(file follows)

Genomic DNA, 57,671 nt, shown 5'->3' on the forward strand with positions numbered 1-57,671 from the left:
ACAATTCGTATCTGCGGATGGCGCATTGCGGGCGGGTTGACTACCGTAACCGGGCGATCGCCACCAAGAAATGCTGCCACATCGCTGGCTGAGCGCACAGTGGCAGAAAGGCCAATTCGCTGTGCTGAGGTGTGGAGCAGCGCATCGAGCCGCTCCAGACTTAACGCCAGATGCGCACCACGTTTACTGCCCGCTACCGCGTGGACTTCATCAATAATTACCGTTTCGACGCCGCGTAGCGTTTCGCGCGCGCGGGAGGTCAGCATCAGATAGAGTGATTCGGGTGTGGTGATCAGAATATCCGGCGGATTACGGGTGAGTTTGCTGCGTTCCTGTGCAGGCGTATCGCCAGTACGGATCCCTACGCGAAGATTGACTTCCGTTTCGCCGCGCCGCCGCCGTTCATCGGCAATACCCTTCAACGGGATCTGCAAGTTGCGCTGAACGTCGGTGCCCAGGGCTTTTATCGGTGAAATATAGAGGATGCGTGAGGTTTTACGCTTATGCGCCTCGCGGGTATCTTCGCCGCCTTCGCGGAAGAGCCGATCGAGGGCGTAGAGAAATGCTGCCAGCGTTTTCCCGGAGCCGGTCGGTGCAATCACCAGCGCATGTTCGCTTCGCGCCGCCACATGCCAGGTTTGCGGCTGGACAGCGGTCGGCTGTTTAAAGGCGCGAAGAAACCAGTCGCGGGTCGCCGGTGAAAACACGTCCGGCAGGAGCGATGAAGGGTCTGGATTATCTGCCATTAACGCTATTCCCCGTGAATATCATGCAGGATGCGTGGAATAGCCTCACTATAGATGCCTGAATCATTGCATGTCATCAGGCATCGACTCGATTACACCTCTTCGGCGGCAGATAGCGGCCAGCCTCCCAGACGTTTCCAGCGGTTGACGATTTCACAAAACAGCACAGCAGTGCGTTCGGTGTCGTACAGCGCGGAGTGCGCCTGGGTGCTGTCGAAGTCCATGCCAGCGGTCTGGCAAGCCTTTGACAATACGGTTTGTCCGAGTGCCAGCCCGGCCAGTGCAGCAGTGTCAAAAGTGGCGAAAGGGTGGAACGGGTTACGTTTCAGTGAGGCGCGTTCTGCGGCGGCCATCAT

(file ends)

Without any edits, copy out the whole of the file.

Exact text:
Genomic DNA, 57,671 nt, shown 5'->3' on the forward strand with positions numbered 1-57,671 from the left:
ACAATTCGTATCTGCGGATGGCGCATTGCGGGCGGGTTGACTACCGTAACCGGGCGATCGCCACCAAGAAATGCTGCCACATCGCTGGCTGAGCGCACAGTGGCAGAAAGGCCAATTCGCTGTGCTGAGGTGTGGAGCAGCGCATCGAGCCGCTCCAGACTTAACGCCAGATGCGCACCACGTTTACTGCCCGCTACCGCGTGGACTTCATCAATAATTACCGTTTCGACGCCGCGTAGCGTTTCGCGCGCGCGGGAGGTCAGCATCAGATAGAGTGATTCGGGTGTGGTGATCAGAATATCCGGCGGATTACGGGTGAGTTTGCTGCGTTCCTGTGCAGGCGTATCGCCAGTACGGATCCCTACGCGAAGATTGACTTCCGTTTCGCCGCGCCGCCGCCGTTCATCGGCAATACCCTTCAACGGGATCTGCAAGTTGCGCTGAACGTCGGTGCCCAGGGCTTTTATCGGTGAAATATAGAGGATGCGTGAGGTTTTACGCTTATGCGCCTCGCGGGTATCTTCGCCGCCTTCGCGGAAGAGCCGATCGAGGGCGTAGAGAAATGCTGCCAGCGTTTTCCCGGAGCCGGTCGGTGCAATCACCAGCGCATGTTCGCTTCGCGCCGCCACATGCCAGGTTTGCGGCTGGACAGCGGTCGGCTGTTTAAAGGCGCGAAGAAACCAGTCGCGGGTCGCCGGTGAAAACACGTCCGGCAGGAGCGATGAAGGGTCTGGATTATCTGCCATTAACGCTATTCCCCGTGAATATCATGCAGGATGCGTGGAATAGCCTCACTATAGATGCCTGAATCATTGCATGTCATCAGGCATCGACTCGATTACACCTCTTCGGCGGCAGATAGCGGCCAGCCTCCCAGACGTTTCCAGCGGTTGACGATTTCACAAAACAGCACAGCAGTGCGTTCGGTGTCGTACAGCGCGGAGTGCGCCTGGGTGCTGTCGAAGTCCATGCCAGCGGTCTGGCAAGCCTTTGACAATACGGTTTGTCCGAGTGCCAGCCCGGCCAGTGCAGCAGTGTCAAAAGTGGCGAAAGGGTGGAACGGGTTACGTTTCAGTGAGGCGCGTTCTGCGGCGGCCATCAT